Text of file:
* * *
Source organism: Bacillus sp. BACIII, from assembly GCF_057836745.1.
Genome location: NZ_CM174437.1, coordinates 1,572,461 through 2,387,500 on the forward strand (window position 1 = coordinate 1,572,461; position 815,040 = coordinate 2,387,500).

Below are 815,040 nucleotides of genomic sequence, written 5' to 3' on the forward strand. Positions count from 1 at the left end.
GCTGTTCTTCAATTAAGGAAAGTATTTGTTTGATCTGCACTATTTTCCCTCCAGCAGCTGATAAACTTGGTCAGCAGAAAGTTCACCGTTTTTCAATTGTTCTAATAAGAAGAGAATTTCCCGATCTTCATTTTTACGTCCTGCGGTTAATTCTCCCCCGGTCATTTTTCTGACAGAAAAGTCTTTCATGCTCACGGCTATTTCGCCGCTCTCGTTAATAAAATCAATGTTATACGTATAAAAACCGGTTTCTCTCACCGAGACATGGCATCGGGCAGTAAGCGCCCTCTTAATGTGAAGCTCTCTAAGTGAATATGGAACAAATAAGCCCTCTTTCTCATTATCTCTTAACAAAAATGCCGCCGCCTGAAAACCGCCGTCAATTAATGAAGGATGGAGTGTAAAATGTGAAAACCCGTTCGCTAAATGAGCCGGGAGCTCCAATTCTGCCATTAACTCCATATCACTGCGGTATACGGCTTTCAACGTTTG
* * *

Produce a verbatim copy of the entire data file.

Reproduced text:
Source organism: Bacillus sp. BACIII, from assembly GCF_057836745.1.
Genome location: NZ_CM174437.1, coordinates 1,572,461 through 2,387,500 on the forward strand (window position 1 = coordinate 1,572,461; position 815,040 = coordinate 2,387,500).

Below are 815,040 nucleotides of genomic sequence, written 5' to 3' on the forward strand. Positions count from 1 at the left end.
GCTGTTCTTCAATTAAGGAAAGTATTTGTTTGATCTGCACTATTTTCCCTCCAGCAGCTGATAAACTTGGTCAGCAGAAAGTTCACCGTTTTTCAATTGTTCTAATAAGAAGAGAATTTCCCGATCTTCATTTTTACGTCCTGCGGTTAATTCTCCCCCGGTCATTTTTCTGACAGAAAAGTCTTTCATGCTCACGGCTATTTCGCCGCTCTCGTTAATAAAATCAATGTTATACGTATAAAAACCGGTTTCTCTCACCGAGACATGGCATCGGGCAGTAAGCGCCCTCTTAATGTGAAGCTCTCTAAGTGAATATGGAACAAATAAGCCCTCTTTCTCATTATCTCTTAACAAAAATGCCGCCGCCTGAAAACCGCCGTCAATTAATGAAGGATGGAGTGTAAAATGTGAAAACCCGTTCGCTAAATGAGCCGGGAGCTCCAATTCTGCCATTAACTCCATATCACTGCGGTATACGGCTTTCAACGTTTG